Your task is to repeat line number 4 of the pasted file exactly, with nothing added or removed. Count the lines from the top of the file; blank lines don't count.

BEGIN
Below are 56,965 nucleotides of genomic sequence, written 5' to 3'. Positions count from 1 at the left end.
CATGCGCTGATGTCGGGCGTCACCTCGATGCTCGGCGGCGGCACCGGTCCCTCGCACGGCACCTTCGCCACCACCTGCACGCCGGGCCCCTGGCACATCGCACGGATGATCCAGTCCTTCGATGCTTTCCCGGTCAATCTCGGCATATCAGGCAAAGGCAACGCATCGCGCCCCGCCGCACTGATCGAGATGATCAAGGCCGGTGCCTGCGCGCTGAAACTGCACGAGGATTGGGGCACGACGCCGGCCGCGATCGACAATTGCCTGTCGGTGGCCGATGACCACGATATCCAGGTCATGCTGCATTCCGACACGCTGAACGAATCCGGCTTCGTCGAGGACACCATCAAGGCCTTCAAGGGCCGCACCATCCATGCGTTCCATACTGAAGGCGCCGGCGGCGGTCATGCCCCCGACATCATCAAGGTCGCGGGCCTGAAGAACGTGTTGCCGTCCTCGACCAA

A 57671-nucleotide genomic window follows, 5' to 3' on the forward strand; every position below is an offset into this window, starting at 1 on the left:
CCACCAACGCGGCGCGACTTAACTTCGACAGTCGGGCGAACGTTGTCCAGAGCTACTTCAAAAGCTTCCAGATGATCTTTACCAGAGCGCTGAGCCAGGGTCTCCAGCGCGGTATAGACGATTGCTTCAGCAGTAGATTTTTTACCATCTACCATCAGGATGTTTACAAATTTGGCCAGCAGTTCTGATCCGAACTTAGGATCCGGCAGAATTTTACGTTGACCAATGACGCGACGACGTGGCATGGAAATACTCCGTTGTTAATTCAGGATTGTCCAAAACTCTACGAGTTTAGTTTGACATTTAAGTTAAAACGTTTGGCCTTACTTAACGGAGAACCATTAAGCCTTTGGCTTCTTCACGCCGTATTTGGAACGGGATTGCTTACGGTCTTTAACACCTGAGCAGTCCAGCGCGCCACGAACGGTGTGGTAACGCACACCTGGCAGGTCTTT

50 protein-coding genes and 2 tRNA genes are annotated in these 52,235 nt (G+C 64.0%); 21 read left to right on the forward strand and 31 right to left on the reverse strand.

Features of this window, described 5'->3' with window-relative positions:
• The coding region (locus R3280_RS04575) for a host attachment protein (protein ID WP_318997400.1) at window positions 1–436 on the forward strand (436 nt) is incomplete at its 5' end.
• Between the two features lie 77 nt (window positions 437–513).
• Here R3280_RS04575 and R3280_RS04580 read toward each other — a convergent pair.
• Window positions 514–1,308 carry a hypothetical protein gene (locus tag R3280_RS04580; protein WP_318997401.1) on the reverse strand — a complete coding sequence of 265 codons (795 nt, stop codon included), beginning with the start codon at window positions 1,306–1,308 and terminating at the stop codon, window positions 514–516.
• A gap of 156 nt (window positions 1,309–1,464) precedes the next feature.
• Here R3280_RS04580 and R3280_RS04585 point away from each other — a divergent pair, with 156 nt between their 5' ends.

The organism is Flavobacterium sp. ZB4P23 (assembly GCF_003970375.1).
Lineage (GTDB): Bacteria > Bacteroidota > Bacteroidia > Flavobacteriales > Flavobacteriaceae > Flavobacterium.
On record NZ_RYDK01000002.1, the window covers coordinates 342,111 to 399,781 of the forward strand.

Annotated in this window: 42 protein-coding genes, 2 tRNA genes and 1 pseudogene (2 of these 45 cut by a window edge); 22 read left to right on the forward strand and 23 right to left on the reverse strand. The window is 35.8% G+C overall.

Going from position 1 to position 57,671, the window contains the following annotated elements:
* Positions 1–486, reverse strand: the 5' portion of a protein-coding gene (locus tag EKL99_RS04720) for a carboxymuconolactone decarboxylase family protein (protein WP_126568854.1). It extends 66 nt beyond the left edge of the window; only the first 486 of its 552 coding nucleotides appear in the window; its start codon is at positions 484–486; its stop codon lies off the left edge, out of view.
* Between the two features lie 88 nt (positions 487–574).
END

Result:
CCACCAACGCGGCGCGACTTAACTTCGACAGTCGGGCGAACGTTGTCCAGAGCTACTTCAAAAGCTTCCAGATGATCTTTACCAGAGCGCTGAGCCAGGGTCTCCAGCGCGGTATAGACGATTGCTTCAGCAGTAGATTTTTTACCATCTACCATCAGGATGTTTACAAATTTGGCCAGCAGTTCTGATCCGAACTTAGGATCCGGCAGAATTTTACGTTGACCAATGACGCGACGACGTGGCATGGAAATACTCCGTTGTTAATTCAGGATTGTCCAAAACTCTACGAGTTTAGTTTGACATTTAAGTTAAAACGTTTGGCCTTACTTAACGGAGAACCATTAAGCCTTTGGCTTCTTCACGCCGTATTTGGAACGGGATTGCTTACGGTCTTTAACACCTGAGCAGTCCAGCGCGCCACGAACGGTGTGGTAACGCACACCTGGCAGGTCTTT